“So, in many jurisdictions, they have started to impose vacant home tax. I support that kind of move from human rights point of view only where that money from the tax is directly put into the creation of affordable housing.

In the case of Nigeria, it could be used as a fund to upgrade informal settlements. I don’t like a tax and you never see where the tax is going. There are other measures that can be explored. There are situations where homes are misappropriated given that the government has all the lands in trust.” Aligning his thoughts with Fartha, the Director- General, Nigerian Building, and Road Research Institute, NBBRI, Professor Sampson Duna, at a civil society roundtable discussion with NBBRI,said: “If the government has been able to tax these people, all those houses would have been opened to people to occupy them.

We made a strong recommendation to the government to enforce the tax on the owners of all unoccupied houses in the FCT but nothing has come out of it. We are not an enforcement agency but we can identify a problem; we can create solutions as well. We can formulate and send to stakeholders but our mandate did not give us the power to enforce. “But as I am talking to you, the issue of housing, there are houses, decent accommodation within Abuja. There are empty. Nobody can afford it. Most people cannot afford them.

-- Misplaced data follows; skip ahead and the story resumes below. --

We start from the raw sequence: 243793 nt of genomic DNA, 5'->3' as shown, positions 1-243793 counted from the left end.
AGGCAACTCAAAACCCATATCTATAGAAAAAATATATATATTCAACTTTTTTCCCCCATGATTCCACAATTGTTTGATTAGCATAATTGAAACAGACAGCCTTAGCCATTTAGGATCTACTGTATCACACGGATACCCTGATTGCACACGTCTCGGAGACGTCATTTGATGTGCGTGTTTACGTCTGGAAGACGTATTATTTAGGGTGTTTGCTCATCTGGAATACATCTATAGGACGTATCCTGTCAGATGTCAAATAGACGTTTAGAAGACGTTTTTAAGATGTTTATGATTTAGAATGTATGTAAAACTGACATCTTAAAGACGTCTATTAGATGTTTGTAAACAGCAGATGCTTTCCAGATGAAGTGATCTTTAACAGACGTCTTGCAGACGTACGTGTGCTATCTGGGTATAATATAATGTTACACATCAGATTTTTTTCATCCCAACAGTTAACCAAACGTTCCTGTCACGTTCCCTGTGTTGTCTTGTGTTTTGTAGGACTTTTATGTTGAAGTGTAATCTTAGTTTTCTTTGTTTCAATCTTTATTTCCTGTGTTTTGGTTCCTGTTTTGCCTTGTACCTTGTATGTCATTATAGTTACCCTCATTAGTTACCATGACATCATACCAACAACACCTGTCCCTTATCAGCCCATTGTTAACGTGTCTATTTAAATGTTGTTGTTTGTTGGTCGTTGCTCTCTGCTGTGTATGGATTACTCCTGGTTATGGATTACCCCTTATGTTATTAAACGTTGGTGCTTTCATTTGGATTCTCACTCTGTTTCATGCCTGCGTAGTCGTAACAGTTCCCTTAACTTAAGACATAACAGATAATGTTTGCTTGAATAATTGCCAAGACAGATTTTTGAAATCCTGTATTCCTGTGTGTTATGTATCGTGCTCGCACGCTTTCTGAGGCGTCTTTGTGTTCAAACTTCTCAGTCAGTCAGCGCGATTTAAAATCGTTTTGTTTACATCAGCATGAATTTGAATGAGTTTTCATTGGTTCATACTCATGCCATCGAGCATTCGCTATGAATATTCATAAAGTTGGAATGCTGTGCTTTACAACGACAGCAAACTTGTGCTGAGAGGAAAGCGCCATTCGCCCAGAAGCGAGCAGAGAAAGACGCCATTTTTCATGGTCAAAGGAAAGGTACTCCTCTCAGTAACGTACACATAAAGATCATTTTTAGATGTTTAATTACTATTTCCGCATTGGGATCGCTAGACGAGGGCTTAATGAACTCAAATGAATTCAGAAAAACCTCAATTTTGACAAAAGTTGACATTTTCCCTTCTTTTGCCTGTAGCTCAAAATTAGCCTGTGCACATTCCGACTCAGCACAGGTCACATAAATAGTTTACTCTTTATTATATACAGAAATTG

And people used them in form of corruption. They used proceed of corruption to acquire those houses and then keep them empty. But if we can come out up with agitation that all houses in Abuja are either to be occupied or government should place a heavy tax on them, I am sure that would be the solution.”

Why rent may continue to rise – Ex-President NIOB
In spite of concerns expressed by a number of Nigerians about rising rent, experts explained why respite may not come anytime soon.

Speaking with Sunday Telegraph, a developer, Tade Ogundimu, explained that, “Most construction materials are imported. And you know what the exchange rate is now? Like other imported products, the prices of these things are affected. No one does business to lose. Developers also feel the heat of the Nigerian economy. We don’t have any control over the materials we use.”

According to Awobodu, what is responsible can be based on the law of demand and supply.

His words:”It’s only when there’s a shortage of supply that the demand becomes critical thereby translating to abnormal price or cost. So, in a situation where we don’t have sufficient supply of accommodation, there is bound to be a commensurate reaction to that which will affect rent.

“Two, urbanisation is the drift of people from rural area to urban areas. So, that automatically exerts undue pressure on the facilities in the cities .Houses that are not occupied is due to prohibitive rent. What constitutes the percentage of people who have large resources to play with?

The percentage is so low. So, the question is, if you have some houses in highbrow areas that are not occupied, it may be due to high rental value. Those who have sufficient funds are also prudent. Rather than rent, they prefer to put up their own structure. So, that’s another factor. Like in Abuja where some people put up expensive houses and they are not getting patronage in terms of rent, if rent can be reduced to something affordable, those living in suburbs of Abuja and working in the town will not live there.